The Liberty Gazette
June 8, 2010
June 8, 2010
Ely Air Lines
By Mike Ely and Linda Street-Ely
Part 3 of 3
Mike: While we enjoy sharing our love of aviation with folks who are interested, there are challenges associated with having an airplane on display to the public. Responsibility for crowd control around the race planes at Dyess’s Big Country AirFest rests on the pilots. We wanted to protect air show fans from unknowingly putting themselves in harm’s way, and protect our airplane from damage. One tot-toting mom tried to move a propeller (not a good idea) on a Beechcraft Bonanza parked next to us. I’m not sure whether she appreciated Linda’s warning but it was said in her best interest. Little kids naturally want to climb on planes; unsupervised children will climb on wheel pants and hang from wing struts. But it’s all part of the scene I suppose. One friend said recently, “Don’t ask me about digging Gummy Bears out of my pitot tube.”
But for all the adventure we encountered at Dyess that weekend, one turn of events had nothing to do with airplanes. An announcement was made early in the day for the owner of a certain vehicle to return to their car and get their dog out. The outside temperature was into the 80’s. Not long after that came a second announcement: “We have the best security here at Dyess Air Force Base! Let’s give them a hand. The window is broken and the dog is alive.” I don’t know what would possess someone to take a dog to an air show and leave it in a hot car all day. Thank God someone came to the rescue.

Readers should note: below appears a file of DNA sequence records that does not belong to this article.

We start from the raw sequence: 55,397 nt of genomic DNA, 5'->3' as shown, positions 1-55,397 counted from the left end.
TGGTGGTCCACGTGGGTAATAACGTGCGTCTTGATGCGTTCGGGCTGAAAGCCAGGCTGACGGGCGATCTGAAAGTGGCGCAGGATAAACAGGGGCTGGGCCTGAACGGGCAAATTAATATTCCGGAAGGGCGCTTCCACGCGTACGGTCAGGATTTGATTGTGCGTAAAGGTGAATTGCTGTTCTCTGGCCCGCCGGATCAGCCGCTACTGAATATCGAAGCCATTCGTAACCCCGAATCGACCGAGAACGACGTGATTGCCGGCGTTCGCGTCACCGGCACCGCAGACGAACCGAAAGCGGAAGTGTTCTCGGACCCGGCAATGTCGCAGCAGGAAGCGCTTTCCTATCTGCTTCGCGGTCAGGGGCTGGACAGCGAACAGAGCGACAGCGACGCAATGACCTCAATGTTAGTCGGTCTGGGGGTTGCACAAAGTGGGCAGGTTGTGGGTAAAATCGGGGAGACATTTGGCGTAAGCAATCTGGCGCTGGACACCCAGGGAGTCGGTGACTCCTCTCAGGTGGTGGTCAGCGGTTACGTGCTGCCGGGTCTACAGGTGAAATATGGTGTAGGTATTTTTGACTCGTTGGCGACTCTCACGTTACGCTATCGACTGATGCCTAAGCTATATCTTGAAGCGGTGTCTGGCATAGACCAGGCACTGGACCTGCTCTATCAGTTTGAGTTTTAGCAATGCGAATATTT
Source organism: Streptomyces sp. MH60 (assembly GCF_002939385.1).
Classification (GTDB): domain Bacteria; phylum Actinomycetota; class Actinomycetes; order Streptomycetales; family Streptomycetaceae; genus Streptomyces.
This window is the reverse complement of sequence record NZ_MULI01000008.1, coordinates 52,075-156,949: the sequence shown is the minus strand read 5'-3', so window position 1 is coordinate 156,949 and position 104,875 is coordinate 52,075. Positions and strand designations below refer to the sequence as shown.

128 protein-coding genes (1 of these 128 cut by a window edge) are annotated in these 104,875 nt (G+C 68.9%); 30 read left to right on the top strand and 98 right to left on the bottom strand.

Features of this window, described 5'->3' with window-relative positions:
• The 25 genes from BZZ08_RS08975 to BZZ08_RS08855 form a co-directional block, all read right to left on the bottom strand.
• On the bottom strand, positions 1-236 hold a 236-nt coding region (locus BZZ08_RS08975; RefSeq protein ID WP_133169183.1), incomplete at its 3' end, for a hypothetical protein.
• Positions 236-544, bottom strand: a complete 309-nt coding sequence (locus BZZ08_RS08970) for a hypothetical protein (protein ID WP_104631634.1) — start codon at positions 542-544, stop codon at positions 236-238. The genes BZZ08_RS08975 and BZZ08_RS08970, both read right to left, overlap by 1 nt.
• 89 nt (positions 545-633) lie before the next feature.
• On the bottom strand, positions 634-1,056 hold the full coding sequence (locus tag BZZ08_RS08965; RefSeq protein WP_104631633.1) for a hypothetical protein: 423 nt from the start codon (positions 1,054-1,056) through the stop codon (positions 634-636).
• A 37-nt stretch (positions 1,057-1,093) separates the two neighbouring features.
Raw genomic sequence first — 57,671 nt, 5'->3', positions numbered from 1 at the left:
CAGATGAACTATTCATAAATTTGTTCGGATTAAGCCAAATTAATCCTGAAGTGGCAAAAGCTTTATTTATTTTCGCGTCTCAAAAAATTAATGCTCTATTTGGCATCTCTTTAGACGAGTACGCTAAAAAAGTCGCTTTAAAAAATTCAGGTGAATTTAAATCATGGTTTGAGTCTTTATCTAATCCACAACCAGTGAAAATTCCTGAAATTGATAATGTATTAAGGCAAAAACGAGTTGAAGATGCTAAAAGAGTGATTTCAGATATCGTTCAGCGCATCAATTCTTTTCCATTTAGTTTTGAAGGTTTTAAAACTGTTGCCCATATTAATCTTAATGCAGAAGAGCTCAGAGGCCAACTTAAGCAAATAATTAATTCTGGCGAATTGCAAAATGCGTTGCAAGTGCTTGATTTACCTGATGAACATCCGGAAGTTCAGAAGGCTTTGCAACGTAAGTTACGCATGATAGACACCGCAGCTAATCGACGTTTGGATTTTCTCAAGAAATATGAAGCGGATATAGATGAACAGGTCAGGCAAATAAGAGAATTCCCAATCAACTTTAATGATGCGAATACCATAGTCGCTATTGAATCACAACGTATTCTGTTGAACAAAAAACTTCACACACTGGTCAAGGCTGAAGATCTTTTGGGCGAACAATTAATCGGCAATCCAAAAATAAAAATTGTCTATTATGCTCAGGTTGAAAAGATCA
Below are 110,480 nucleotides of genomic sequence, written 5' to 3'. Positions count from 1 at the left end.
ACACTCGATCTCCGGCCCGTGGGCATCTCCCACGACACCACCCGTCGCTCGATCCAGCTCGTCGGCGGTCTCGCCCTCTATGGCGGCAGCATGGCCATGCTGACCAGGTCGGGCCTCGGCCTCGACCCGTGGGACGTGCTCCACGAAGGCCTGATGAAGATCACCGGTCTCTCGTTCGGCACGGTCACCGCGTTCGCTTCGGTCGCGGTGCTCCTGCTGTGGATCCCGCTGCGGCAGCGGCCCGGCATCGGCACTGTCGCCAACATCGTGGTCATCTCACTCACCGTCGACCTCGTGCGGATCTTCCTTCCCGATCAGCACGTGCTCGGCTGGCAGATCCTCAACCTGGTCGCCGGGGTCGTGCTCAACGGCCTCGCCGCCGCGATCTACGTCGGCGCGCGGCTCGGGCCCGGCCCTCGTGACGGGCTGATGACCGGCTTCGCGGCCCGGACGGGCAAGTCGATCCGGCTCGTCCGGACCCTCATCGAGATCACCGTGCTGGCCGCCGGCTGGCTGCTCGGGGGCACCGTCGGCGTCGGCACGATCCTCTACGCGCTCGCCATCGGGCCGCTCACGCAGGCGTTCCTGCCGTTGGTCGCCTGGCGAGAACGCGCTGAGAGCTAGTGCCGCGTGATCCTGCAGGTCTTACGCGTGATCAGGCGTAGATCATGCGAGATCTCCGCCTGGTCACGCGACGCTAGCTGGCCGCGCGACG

Linda: We remained one more night in Abilene, opting out of participation in the mass exodus that follows large public events. Mike wanted to hang loose for a time, so the place was pretty quiet when we left for the hotel.
Waking to a sunny Sunday, we enjoyed the morning worship service at the small base chapel before filing our flight plan and heading out. We taxied out, our Cheetah dwarfed by the huge B1B hangar, and departed southbound off Runway 16. The afternoon heat and Dyess’s nearly 1,800-foot elevation greatly reduced the Cheetah’s climb performance but we eventually managed to reach 7,500 feet. A little while later strong wind gusts kept us from landing in Burnet for lunch, which, as it turns out, gave us a new experience landing in Georgetown.
Nice place, great history, friendly people, and an active airport. Georgetown’s airport has two runways, neither of which was directly aligned with the wind that day, making for a sporty ride on short final, which turned into an uneventful landing. While waiting for one of the courtesy cars to return we discovered a unique museum inside the terminal. We browsed rows and rows of aircraft communication and navigation radios in display cases around the room, from old-time radio range receivers, to automatic direction finders and other types I’ve never seen before. I was fascinated with the collection, ignoring the growling coming from my stomach, when Mike suddenly laughed, saying, “Charlie’s been here.” Looking up, I saw Charlie Sisk’s book, “Selecting and Ordering a Custom Hunting Rifle” sitting on the shelf. An excellent pilot and good friend, Sisk, from Dayton, builds custom rifles. You will be hearing more about him.